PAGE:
This was published under the 2010 to 2015 Conservative and Liberal Democrat coalition government
The national roll out of Universal Credit begins on 16 February 2015.
Jobcentres, from the rural Highlands of Scotland, down through the Vale of York and into London, are moving over to the new benefit.
As part of the accelerated roll out announced by the Secretary of State, Iain Duncan Smith in September, over 150 Jobcentres will come on board in the next 2 months. It will then be available in all Jobcentres by this time next year.
And on the eve of this national roll out, new research shows that Universal Credit is getting people into work more quickly and so helping them to earn more.
Work and Pensions Secretary, Iain Duncan Smith said:
This government’s welfare reforms have saved the taxpayer £50 billion and restored fairness to the system.
The centrepiece of these reforms – Universal Credit – begins national roll out tomorrow. This landmark event is a key part of our long term economic plan, which guarantees you will always be better off in work than on benefits.
The evidence today shows that under Universal Credit, people move into work more quickly and earn more money, giving them increased financial security. It is very impressive that we have seen these results so soon and that this is having a real impact on people’s lives. This is a cultural change which will alter the landscape of work for a generation.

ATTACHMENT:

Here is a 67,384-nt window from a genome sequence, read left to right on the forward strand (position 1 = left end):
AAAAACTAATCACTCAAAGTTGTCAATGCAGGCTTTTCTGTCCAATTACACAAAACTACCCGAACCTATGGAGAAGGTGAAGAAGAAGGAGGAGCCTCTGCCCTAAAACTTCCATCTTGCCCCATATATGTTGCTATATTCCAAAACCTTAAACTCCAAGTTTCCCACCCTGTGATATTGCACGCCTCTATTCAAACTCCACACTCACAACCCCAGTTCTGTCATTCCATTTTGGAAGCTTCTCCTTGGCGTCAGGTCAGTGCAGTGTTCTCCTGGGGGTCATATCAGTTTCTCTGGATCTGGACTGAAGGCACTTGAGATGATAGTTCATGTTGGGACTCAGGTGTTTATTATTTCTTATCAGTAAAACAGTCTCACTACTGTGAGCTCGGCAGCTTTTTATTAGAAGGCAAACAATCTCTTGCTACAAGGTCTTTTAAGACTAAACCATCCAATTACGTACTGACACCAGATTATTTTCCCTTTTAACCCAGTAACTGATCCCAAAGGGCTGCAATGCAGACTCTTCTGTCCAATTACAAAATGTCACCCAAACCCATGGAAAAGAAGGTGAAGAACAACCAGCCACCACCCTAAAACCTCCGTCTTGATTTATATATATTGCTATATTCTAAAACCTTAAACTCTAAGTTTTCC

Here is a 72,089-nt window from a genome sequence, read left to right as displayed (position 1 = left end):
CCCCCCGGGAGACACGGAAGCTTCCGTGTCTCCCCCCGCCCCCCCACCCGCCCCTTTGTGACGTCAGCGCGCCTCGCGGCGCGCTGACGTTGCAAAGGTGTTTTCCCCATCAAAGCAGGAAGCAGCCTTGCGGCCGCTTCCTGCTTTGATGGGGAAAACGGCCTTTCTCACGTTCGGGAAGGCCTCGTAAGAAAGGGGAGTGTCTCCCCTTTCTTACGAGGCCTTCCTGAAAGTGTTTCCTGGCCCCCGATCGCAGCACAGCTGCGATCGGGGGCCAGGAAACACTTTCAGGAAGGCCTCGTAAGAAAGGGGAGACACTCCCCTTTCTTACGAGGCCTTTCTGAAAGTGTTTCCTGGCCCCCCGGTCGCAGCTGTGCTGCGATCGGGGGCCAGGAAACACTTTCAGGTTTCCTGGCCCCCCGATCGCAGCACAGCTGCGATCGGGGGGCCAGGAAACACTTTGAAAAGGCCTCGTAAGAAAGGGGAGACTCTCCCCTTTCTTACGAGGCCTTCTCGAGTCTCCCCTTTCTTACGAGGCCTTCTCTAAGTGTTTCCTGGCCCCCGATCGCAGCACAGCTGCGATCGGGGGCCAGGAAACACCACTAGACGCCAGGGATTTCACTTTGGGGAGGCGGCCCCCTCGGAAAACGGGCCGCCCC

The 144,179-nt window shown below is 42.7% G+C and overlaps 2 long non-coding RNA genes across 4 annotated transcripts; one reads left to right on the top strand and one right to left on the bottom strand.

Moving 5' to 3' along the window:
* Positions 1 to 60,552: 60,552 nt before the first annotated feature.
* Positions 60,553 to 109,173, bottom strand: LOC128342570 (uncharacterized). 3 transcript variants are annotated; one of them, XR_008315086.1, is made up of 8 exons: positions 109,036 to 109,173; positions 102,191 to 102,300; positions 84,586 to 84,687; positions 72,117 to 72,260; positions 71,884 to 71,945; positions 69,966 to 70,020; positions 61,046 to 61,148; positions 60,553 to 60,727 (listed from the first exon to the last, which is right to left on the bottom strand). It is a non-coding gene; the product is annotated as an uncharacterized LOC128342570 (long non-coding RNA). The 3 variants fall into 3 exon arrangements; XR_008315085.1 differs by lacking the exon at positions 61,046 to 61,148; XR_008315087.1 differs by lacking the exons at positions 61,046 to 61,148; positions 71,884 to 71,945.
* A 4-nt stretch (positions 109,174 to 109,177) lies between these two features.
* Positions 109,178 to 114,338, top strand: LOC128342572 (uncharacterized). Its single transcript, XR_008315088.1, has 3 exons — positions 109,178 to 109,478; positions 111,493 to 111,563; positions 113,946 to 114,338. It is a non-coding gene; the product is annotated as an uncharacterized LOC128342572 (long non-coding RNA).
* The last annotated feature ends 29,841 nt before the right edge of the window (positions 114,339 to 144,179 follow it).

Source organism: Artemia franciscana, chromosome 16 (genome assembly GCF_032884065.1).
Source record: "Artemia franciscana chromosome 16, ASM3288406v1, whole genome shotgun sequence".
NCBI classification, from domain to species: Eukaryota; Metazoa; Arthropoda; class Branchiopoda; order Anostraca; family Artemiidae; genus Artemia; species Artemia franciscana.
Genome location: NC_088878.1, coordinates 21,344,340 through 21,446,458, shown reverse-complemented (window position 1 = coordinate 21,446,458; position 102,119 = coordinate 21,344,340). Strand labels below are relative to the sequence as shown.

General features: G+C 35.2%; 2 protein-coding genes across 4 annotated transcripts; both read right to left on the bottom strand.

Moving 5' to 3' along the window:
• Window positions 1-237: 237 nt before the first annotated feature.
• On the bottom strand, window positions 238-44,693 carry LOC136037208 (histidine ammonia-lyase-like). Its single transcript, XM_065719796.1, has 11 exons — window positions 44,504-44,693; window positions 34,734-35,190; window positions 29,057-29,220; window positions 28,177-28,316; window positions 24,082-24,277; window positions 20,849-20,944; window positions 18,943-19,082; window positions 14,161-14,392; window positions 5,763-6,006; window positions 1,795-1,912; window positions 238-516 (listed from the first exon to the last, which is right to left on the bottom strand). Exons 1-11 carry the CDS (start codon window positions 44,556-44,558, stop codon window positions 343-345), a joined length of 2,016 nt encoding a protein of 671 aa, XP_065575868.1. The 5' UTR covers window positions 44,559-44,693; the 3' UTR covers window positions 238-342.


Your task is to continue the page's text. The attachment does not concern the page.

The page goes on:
The research shows that, over a 4 month period, claimants are:
- 13% more likely to have been in work than those on Jobseeker’s Allowance
- earning more money
Similar to previous findings, the report also confirms that new Universal Credit claimants in the expanded sites are more likely than Jobseeker’s Allowance claimants to:
- believe the benefit system is encouraging them to find work
- take any job they are able to do
- spend more time looking for work
Once fully rolled out, Universal Credit will boost the economy by £7 billion every year.
Universal Credit eventually replaces 6 existing income-based benefits – Jobseeker’s Allowance, Income Support, Employment and Support Allowance, Working and Child Tax Credits and Housing Benefit.
The research was carried out by tracking claimants from July 2013 to April 2014 in the areas of:
These results based on income data from Real Time Information (RTI) were compared to a similar group of Jobseeker’s Allowance claimants.
Universal Credit claims
More than 50,000 people have already made a claim to Universal Credit. It is available in 96 jobcentres including all of the north-west and is available to couples too. Claims from families and lone parents are also being taken in 32 sites.
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